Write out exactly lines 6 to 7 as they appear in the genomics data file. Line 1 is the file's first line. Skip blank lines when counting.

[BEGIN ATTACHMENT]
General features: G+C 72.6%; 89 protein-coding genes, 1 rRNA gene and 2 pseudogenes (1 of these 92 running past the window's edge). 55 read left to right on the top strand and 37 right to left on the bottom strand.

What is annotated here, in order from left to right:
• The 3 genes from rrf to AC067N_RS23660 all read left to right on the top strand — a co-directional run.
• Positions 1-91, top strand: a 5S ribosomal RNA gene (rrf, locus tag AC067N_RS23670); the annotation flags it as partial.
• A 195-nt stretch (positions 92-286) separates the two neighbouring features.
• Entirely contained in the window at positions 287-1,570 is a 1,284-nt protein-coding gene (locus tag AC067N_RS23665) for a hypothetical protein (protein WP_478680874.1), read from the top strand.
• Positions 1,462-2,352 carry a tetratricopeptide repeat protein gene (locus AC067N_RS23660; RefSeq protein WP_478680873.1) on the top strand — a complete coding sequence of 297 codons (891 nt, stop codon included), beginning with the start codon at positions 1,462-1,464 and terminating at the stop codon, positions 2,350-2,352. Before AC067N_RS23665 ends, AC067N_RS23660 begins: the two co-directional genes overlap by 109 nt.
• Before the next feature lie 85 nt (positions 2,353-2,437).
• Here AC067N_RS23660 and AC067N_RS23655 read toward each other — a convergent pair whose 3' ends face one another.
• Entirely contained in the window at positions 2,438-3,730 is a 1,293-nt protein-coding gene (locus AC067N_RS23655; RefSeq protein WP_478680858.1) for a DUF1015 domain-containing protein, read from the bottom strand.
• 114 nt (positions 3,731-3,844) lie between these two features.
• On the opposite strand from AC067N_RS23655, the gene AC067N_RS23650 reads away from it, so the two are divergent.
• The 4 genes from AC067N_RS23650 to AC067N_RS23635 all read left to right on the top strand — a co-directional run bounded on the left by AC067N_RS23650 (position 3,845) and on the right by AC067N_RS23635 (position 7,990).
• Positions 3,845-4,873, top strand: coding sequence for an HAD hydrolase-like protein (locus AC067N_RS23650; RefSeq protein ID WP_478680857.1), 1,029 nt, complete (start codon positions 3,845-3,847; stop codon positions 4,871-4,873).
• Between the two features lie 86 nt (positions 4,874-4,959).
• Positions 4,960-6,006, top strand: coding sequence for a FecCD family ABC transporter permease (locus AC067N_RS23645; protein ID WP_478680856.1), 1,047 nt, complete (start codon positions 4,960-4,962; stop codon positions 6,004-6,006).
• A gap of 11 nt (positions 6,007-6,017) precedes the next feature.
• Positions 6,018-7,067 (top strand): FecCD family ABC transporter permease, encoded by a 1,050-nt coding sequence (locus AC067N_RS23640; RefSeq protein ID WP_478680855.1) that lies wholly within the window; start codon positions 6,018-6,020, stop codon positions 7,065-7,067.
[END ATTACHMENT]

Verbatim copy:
• Entirely contained in the window at positions 287-1,570 is a 1,284-nt protein-coding gene (locus tag AC067N_RS23665) for a hypothetical protein (protein WP_478680874.1), read from the top strand.
• Positions 1,462-2,352 carry a tetratricopeptide repeat protein gene (locus AC067N_RS23660; RefSeq protein WP_478680873.1) on the top strand — a complete coding sequence of 297 codons (891 nt, stop codon included), beginning with the start codon at positions 1,462-1,464 and terminating at the stop codon, positions 2,350-2,352. Before AC067N_RS23665 ends, AC067N_RS23660 begins: the two co-directional genes overlap by 109 nt.